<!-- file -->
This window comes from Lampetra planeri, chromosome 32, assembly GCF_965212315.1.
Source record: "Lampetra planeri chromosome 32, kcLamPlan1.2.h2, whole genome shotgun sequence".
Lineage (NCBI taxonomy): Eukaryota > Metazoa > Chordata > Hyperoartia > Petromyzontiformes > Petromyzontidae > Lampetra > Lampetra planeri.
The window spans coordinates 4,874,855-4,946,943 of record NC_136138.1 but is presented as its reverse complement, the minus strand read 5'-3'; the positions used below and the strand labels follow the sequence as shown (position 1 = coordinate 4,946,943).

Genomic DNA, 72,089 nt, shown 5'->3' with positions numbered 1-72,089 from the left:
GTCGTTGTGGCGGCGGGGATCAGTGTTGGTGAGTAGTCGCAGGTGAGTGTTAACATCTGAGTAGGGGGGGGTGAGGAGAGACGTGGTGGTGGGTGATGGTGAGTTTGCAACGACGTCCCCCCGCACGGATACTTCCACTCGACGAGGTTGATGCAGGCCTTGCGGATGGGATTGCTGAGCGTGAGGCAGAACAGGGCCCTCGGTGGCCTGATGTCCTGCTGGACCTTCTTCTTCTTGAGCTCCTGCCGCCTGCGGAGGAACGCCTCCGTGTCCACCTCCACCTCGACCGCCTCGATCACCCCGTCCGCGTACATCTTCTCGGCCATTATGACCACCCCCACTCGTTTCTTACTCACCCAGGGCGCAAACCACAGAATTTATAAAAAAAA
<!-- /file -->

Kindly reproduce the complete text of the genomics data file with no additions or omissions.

This window comes from Lampetra planeri, chromosome 32, assembly GCF_965212315.1.
Source record: "Lampetra planeri chromosome 32, kcLamPlan1.2.h2, whole genome shotgun sequence".
Lineage (NCBI taxonomy): Eukaryota > Metazoa > Chordata > Hyperoartia > Petromyzontiformes > Petromyzontidae > Lampetra > Lampetra planeri.
The window spans coordinates 4,874,855-4,946,943 of record NC_136138.1 but is presented as its reverse complement, the minus strand read 5'-3'; the positions used below and the strand labels follow the sequence as shown (position 1 = coordinate 4,946,943).

Genomic DNA, 72,089 nt, shown 5'->3' with positions numbered 1-72,089 from the left:
GTCGTTGTGGCGGCGGGGATCAGTGTTGGTGAGTAGTCGCAGGTGAGTGTTAACATCTGAGTAGGGGGGGGTGAGGAGAGACGTGGTGGTGGGTGATGGTGAGTTTGCAACGACGTCCCCCCGCACGGATACTTCCACTCGACGAGGTTGATGCAGGCCTTGCGGATGGGATTGCTGAGCGTGAGGCAGAACAGGGCCCTCGGTGGCCTGATGTCCTGCTGGACCTTCTTCTTCTTGAGCTCCTGCCGCCTGCGGAGGAACGCCTCCGTGTCCACCTCCACCTCGACCGCCTCGATCACCCCGTCCGCGTACATCTTCTCGGCCATTATGACCACCCCCACTCGTTTCTTACTCACCCAGGGCGCAAACCACAGAATTTATAAAAAAAA